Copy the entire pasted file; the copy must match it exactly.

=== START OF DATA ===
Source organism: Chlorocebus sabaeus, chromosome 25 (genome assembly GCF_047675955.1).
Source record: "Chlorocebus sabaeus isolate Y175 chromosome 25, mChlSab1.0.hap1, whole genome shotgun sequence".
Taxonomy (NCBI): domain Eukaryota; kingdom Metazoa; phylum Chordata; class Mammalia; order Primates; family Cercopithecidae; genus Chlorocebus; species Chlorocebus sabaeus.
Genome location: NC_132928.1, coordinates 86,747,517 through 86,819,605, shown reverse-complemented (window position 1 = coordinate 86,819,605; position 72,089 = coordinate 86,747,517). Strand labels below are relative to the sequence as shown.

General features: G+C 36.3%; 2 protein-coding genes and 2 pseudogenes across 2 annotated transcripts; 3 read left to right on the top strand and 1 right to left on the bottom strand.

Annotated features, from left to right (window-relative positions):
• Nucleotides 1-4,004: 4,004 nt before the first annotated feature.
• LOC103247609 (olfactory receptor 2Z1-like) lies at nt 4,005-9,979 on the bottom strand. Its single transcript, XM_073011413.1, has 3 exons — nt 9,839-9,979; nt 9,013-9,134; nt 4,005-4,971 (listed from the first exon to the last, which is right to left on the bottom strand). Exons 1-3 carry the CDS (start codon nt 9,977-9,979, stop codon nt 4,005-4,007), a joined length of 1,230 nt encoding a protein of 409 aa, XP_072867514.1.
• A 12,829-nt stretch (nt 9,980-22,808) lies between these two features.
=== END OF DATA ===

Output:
Source organism: Chlorocebus sabaeus, chromosome 25 (genome assembly GCF_047675955.1).
Source record: "Chlorocebus sabaeus isolate Y175 chromosome 25, mChlSab1.0.hap1, whole genome shotgun sequence".
Taxonomy (NCBI): domain Eukaryota; kingdom Metazoa; phylum Chordata; class Mammalia; order Primates; family Cercopithecidae; genus Chlorocebus; species Chlorocebus sabaeus.
Genome location: NC_132928.1, coordinates 86,747,517 through 86,819,605, shown reverse-complemented (window position 1 = coordinate 86,819,605; position 72,089 = coordinate 86,747,517). Strand labels below are relative to the sequence as shown.

General features: G+C 36.3%; 2 protein-coding genes and 2 pseudogenes across 2 annotated transcripts; 3 read left to right on the top strand and 1 right to left on the bottom strand.

Annotated features, from left to right (window-relative positions):
• Nucleotides 1-4,004: 4,004 nt before the first annotated feature.
• LOC103247609 (olfactory receptor 2Z1-like) lies at nt 4,005-9,979 on the bottom strand. Its single transcript, XM_073011413.1, has 3 exons — nt 9,839-9,979; nt 9,013-9,134; nt 4,005-4,971 (listed from the first exon to the last, which is right to left on the bottom strand). Exons 1-3 carry the CDS (start codon nt 9,977-9,979, stop codon nt 4,005-4,007), a joined length of 1,230 nt encoding a protein of 409 aa, XP_072867514.1.
• A 12,829-nt stretch (nt 9,980-22,808) lies between these two features.